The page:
Researchers Warn of Fake Anti-Spyware

Anti-virus vendor Finjan reports an increase in "ransomware" and cautions users not to download unfamiliar anti-spyware products that could actually harbor attacks.

The latest report issued by Finjans Malicious Code Research Center highlights the growth of several emerging breeds of cyber-attack, including the increasing popularity of so-called "ransomware" and viruses that are being spread via fake anti-spyware applications.

The anti-virus software makers research arm said in its Web Security Trends Report, issued on May 16, that the growth of "rogue anti-spyware" and the emergence of hackers looking to hold stolen corporate data up for ransom are two of the fastest growing trends in the security threat landscape.

In general, virus rootkits continue to pose one of the most prevalent and challenging obstacles for IT administrators to overcome, according to the study.

Mirroring a trend that surfaced in the anti-virus community several years ago, the rise of rogue anti-spyware takes advantage of the publics growing fear of spyware, said officials of Finjan, headquartered in San Jose, Calif.

In these attacks, hackers disguise the malware in programs advertised online as free anti-spyware applications. Once downloaded onto a users computer, the applications may deliver their own payloads of malicious code or expose affected machines to subsequent attacks.

In some cases, said Yuval Ben-Itzhak, chief technology officer at Finjan, the false anti-spyware tools even run fake computer security scans that claim to find existing spyware programs on infected devices. The software then directs the computers user to a Web site where the user is encouraged to purchase a full version of the free application already on the PC.

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"The awareness of the average end user about spyware has increased, so dishonest people are trying to take advantage of that," Ben-Itzhak said. "There are also underground networks where this sort of code is being sold to anyone who wants it. Im not sure whos paying for it, but its being made widely available."

The maturation of the spyware industry to the point where attacks can outwardly appear to function just like the tools meant to fight them is just another piece of evidence of the increasing sophistication of the hackers creating such threats, he said.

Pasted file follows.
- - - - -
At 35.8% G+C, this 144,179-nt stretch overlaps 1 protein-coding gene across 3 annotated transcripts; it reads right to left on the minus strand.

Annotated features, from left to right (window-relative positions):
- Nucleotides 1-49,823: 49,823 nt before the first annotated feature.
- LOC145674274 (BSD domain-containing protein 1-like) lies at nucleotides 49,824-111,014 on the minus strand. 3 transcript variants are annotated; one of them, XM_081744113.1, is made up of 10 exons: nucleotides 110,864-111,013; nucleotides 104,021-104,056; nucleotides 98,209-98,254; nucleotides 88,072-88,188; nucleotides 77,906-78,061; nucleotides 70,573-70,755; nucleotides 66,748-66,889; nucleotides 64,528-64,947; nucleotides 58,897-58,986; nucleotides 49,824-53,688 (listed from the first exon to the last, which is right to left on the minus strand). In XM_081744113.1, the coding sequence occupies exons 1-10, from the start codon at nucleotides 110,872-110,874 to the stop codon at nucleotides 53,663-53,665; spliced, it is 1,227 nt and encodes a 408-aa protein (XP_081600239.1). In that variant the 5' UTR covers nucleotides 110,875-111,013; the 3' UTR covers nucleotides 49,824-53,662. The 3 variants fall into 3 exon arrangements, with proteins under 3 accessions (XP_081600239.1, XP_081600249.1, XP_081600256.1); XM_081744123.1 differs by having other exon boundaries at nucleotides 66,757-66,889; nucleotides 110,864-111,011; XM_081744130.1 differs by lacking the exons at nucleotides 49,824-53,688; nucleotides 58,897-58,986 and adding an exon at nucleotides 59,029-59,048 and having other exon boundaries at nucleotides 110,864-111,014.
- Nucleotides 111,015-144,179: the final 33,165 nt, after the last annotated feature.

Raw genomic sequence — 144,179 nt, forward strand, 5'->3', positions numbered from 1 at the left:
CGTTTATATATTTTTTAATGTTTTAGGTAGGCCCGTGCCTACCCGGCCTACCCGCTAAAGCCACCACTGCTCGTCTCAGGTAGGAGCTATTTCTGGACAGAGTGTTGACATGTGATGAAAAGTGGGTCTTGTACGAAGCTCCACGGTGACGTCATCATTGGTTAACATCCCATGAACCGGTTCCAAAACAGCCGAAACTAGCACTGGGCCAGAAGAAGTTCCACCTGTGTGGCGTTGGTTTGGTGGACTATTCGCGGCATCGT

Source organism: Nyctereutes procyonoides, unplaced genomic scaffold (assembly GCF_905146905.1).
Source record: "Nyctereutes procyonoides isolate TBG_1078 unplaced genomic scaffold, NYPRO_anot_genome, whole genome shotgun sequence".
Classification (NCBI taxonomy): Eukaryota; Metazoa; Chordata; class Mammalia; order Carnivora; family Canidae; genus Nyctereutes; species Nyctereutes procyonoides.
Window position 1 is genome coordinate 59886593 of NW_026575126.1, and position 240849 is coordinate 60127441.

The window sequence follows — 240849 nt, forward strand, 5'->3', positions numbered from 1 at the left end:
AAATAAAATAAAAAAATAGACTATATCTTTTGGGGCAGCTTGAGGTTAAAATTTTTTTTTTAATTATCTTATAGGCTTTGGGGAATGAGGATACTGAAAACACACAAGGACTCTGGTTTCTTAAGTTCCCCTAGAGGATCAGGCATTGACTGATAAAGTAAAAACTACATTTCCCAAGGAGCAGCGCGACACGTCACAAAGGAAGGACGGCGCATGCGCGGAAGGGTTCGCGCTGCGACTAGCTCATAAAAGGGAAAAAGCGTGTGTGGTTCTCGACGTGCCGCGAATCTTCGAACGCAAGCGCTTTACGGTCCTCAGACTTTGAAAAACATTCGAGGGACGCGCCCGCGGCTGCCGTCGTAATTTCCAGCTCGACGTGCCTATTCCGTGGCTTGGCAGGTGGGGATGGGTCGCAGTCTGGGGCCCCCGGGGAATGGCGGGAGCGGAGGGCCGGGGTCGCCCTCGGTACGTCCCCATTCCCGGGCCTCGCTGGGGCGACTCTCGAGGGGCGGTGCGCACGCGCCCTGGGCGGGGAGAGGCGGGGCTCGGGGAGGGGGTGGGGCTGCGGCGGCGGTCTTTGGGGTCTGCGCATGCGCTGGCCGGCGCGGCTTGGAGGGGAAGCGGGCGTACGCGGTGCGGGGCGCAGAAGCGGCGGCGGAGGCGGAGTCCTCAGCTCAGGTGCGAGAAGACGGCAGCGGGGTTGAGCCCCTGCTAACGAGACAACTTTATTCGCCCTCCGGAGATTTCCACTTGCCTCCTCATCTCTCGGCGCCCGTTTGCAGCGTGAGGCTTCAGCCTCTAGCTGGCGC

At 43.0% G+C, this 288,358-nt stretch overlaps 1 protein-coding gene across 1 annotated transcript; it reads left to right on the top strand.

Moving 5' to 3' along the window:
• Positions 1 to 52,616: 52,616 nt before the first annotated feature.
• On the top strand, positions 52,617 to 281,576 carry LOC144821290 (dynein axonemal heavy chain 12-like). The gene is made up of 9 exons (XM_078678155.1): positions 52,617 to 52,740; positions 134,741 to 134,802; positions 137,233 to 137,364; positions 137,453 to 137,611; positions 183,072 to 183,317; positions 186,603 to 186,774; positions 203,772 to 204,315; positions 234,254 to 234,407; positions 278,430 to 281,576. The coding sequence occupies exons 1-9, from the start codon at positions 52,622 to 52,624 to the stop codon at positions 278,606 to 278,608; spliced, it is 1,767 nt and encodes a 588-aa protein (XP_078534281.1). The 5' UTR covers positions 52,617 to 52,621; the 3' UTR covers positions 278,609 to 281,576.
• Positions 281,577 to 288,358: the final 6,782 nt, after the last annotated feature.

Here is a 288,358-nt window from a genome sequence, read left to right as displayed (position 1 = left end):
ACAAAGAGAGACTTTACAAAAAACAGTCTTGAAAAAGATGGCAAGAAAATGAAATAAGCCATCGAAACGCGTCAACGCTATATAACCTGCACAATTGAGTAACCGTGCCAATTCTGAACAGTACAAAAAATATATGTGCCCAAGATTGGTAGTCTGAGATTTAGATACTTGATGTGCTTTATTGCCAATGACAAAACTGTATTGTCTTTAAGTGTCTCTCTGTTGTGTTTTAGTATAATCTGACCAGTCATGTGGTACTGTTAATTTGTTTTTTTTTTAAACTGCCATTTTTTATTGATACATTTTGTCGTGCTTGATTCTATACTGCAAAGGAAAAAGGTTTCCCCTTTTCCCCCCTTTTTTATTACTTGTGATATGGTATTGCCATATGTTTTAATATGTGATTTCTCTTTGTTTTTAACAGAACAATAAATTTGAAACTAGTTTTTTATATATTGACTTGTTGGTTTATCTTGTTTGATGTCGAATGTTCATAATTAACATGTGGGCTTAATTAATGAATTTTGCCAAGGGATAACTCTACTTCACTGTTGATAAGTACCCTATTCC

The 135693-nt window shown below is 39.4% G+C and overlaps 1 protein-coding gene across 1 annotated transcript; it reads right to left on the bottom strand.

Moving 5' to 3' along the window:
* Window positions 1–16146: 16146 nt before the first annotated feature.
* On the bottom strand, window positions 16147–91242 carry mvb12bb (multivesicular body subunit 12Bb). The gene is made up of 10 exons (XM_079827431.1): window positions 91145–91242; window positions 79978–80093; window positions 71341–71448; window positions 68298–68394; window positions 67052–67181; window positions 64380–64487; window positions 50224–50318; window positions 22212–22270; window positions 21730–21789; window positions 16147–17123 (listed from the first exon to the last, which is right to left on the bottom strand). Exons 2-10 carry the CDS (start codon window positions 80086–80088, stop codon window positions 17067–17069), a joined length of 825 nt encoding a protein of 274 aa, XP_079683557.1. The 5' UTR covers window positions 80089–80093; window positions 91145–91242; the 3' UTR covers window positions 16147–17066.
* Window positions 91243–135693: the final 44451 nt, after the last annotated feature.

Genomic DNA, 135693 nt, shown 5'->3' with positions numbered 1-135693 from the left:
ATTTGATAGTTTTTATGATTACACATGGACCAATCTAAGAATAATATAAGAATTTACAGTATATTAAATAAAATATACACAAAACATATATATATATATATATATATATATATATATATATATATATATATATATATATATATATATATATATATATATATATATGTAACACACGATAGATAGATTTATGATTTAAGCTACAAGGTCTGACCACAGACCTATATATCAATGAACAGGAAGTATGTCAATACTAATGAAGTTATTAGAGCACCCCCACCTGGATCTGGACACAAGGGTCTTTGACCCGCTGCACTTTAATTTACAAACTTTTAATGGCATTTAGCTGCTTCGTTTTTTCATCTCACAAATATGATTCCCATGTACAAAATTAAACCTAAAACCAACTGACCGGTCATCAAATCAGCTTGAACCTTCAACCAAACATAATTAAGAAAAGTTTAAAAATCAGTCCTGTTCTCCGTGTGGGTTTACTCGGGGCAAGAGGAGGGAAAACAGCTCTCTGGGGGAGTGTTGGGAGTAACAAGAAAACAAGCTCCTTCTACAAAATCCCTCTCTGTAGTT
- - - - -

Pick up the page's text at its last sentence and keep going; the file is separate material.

As another sign of hackers growing professionalism, Finjan officials pointed to the increasing frequency of ransomware attacks, in which hackers take over files on a specific computer and offer to unlock them only in exchange for some sort of payment. The programs typically scour a computers hard drive looking for specific keywords that might denote documents containing personal or financial data.

In one recent case cited in the Finjan report, hackers used a spyware program known as CryZip to demand an electronic payment of $300 in order to release the data. The spyware uses archive software to create a password-protected archive on the infected computers that includes the files being taken hostage.

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In order to collect, the program leaves a text message on the infected machines explaining what has been done and warning victims not to involve the police. The victim is promised a password with which to gain access to the archived files after the ransom is paid.

Another version of the program installs an annoying message on infected computers during their startup cycle that demands payment for its removal.

"For an experienced end user, something like this might pretty easy to get rid of, but the average user, especially at home or in a small business, isnt familiar enough to do anything about it," Ben-Itzhak said. "Its more evidence of the shift from kids who launch attacks because they want to shut down your machine, to criminals who want to keep it connected to the Web so they can continue to make money off of you."

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